If you have diabetes, you’re at a higher risk of developing thyroid disease than people without diabetes. Type 1 diabetes is an autoimmune disorder. If you already have one autoimmune disorder, you are more likely to develop another one. For people with Type 2 diabetes, the risk is lower, but still there. People with Type 2 diabetes are more likely to develop thyroid disease later in life. Regular testing is recommended to check for thyroid issues. Those with Type 1 diabetes may be tested more often – immediately after diagnosis and thereafter at least every year, more so than people with Type 2 diabetes. Your healthcare provider may suggest a schedule for testing over time for your unique medical needs.

You can do a quick and easy self-exam of your thyroid at home. For this self-exam you need a mirror and a glass of water. Self-exam steps: (a) with the mirror pointed toward your neck / throat/thyroid area, (b) take a small sip of water and swallow. (c) repeat this test a few times to get a good look at your thyroid/throat area. If you see any lumps or bumps, make an appointment to be examined by the doctor, who may also order blood tests.

The main treatments of an overactive thyroid: (a) medicine that stops your thyroid producing too much of the thyroid hormone; (b) radioactive iodine treatment – where a type of radiotherapy is used to destroy cells in the thyroid, reducing its ability to produce thyroid hormones; (c) surgery to remove some or all of the thyroid, so that it no longer produces thyroid hormones. This is a topic to be discussed with your physician as to which approach should be taken, as each person is an individual with unique health situations. You’ll may be referred to a specialist in hormonal conditions (endocrinologist) to discuss which treatment is best for you.

Treatment for Graves’ disease is lifelong. People who receive definitive treatment for Graves’ disease (radioactive iodine or thyroidectomy) will eventually develop hypothyroidism (underactive thyroid), which requires lifelong medication. People who take anti-thyroid drugs to treat Graves’ disease usually have to take them throughout their life.

Untreated or poorly managed Graves’ disease increases your risk for these complications: Heart disease – arrhythmia (irregular heartbeat). Arrhythmia increases your risk of stroke, heart failure, and other heart conditions; Osteoporosis – abnormal thinning and weakness of your bones, which can make you susceptible to repeated bone fractures; and “thyroid storm,” also called thyroid crisis and thyrotoxic crisis, when your thyroid gland releases a large amount of thyroid hormone in a short amount of time. It’s a rare complication of hyperthyroidism and Graves’ disease and can happen if you suddenly stop taking your anti-thyroid medication or experience trauma or an infection. Thyroid storm is a medical emergency and is life-threatening. Symptoms include high fever and a rapid heart rate.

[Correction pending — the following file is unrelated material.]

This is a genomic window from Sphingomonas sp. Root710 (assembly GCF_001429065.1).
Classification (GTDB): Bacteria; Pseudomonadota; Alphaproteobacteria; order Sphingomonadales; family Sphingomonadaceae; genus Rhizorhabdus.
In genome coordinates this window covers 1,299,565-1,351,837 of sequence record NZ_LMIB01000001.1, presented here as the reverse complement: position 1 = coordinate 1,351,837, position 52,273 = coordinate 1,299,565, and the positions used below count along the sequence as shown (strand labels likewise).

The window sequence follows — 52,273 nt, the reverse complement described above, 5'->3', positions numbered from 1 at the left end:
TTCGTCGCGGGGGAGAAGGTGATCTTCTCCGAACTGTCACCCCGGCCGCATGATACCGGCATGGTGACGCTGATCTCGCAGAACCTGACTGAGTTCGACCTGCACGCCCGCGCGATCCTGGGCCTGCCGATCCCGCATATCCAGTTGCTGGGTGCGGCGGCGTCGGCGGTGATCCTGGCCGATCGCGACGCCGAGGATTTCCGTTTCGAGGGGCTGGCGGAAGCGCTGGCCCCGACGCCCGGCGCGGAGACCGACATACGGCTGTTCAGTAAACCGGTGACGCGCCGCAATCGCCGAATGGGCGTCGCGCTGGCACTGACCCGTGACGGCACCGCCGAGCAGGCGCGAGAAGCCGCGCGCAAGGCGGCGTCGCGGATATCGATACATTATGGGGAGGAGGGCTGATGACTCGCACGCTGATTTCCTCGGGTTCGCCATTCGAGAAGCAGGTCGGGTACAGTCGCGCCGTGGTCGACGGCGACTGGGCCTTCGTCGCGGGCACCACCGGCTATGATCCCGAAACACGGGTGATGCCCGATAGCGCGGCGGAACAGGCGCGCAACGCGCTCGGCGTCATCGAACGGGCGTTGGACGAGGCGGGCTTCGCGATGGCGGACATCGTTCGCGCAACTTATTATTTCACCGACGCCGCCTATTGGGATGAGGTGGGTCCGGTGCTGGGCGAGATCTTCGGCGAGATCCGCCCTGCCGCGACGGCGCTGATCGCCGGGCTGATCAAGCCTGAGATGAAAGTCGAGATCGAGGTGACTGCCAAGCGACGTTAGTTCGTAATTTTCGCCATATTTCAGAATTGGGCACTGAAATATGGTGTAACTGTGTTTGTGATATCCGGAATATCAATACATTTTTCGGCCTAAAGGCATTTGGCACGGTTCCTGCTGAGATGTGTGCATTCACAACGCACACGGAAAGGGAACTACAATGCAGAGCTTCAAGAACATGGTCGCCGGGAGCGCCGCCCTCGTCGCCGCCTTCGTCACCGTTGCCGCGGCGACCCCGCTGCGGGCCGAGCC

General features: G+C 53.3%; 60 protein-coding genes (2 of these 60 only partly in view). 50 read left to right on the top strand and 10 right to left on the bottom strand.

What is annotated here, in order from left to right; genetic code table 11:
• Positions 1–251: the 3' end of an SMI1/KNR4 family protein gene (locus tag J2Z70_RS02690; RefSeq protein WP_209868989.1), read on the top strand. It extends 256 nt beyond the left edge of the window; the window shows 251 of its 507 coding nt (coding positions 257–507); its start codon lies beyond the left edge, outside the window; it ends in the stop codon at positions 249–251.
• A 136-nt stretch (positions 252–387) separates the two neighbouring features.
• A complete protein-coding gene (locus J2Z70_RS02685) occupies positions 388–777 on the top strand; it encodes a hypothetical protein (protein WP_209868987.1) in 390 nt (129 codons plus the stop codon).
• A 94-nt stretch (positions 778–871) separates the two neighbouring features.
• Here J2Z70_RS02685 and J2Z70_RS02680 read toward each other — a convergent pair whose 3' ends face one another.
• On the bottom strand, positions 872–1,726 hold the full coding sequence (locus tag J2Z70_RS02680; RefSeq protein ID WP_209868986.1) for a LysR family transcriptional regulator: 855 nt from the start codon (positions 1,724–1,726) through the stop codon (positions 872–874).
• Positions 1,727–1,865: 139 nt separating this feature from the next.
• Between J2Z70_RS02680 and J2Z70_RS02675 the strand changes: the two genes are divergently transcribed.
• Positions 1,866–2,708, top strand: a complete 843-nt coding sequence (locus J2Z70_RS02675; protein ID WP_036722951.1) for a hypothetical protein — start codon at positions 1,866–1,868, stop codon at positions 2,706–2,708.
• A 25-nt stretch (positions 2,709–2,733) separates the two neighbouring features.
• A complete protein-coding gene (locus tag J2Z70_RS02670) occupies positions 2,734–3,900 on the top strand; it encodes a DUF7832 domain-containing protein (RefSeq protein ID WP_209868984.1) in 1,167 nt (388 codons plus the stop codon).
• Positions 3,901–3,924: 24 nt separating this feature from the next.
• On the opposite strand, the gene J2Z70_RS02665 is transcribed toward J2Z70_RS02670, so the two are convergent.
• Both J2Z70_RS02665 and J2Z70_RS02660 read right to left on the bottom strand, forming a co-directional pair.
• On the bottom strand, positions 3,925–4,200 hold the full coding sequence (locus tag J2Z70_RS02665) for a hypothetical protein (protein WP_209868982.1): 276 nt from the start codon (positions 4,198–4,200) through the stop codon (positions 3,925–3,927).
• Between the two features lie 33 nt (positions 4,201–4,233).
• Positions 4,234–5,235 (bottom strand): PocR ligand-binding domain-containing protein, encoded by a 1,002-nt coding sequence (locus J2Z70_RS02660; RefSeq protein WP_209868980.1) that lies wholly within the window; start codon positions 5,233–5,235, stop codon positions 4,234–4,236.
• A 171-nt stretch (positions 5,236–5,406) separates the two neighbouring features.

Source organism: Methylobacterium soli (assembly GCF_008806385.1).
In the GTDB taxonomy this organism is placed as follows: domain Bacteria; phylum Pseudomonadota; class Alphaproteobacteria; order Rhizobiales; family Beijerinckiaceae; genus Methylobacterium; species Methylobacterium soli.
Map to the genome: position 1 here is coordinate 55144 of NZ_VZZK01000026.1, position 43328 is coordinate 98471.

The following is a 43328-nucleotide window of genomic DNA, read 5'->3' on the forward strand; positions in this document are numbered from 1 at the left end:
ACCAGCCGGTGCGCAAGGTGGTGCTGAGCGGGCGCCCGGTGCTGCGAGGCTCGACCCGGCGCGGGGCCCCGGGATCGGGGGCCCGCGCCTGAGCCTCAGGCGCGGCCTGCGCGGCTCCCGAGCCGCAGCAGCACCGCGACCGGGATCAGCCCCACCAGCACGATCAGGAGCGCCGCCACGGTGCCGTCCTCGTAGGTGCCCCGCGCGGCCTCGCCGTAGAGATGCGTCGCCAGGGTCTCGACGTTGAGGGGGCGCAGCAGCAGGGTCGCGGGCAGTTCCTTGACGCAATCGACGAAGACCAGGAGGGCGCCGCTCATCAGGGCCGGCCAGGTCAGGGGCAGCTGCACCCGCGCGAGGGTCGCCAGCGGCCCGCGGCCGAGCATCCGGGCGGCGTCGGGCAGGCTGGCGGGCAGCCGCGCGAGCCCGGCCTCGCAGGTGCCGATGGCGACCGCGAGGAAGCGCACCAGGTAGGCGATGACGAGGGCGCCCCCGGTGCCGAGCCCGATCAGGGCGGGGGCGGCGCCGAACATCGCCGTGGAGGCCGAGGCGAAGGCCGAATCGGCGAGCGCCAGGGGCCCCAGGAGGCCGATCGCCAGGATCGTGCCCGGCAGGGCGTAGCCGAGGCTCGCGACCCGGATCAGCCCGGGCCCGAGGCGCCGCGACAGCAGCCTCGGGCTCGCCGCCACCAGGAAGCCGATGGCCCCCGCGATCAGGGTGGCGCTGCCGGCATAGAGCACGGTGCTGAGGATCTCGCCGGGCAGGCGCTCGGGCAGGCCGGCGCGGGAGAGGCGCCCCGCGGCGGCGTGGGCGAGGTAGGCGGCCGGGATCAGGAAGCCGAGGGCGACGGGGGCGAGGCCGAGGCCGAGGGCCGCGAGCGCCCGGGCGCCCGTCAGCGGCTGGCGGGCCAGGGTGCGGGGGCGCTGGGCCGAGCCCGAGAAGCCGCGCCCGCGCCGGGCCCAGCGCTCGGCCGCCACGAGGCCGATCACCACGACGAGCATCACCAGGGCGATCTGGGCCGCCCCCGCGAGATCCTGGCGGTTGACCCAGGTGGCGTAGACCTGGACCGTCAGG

A person with hyperthyroidism should avoid eating excessive amounts of iodine-rich foods, such as: iodized salt, tuna, shrimp, other fish and shellfish, seaweed/ kelp, iodine supplements, food products containing red dye, egg yolks, blackstrap molasses, fruits like strawberries, cranberries and pineapple, and beans. Green beans and navy beans are noted for their high iodine content. Caffeine can cause an increase in heart rate, palpitations, and may exacerbate anxiety and insomnia symptoms. When diagnosed with hyperthyroidism, try to avoid coffee, sugar drinks and other caffeinated stimulants. Refrain from or reduce the consumption of chocolate, energy drinks, soda, black tea, and coffee. Gluten can also trigger thyroid inflammatory responses. Dairy products are often high in iodine. Alcohol consumption can be harmful to the thyroid gland by impairing the body’s general capacity to use and absorb thyroid hormone. It is wise to monitor your food choices that are high in iodine as excessive amounts can exacerbate/worsen symptoms. Discuss with your doctor your calcium and vitamin D levels, as hyperthyroidism may impact bone health. Consult your healthcare professional and based on your lab reports a diet can be personalized to your unique requirements.

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Jackie Kellum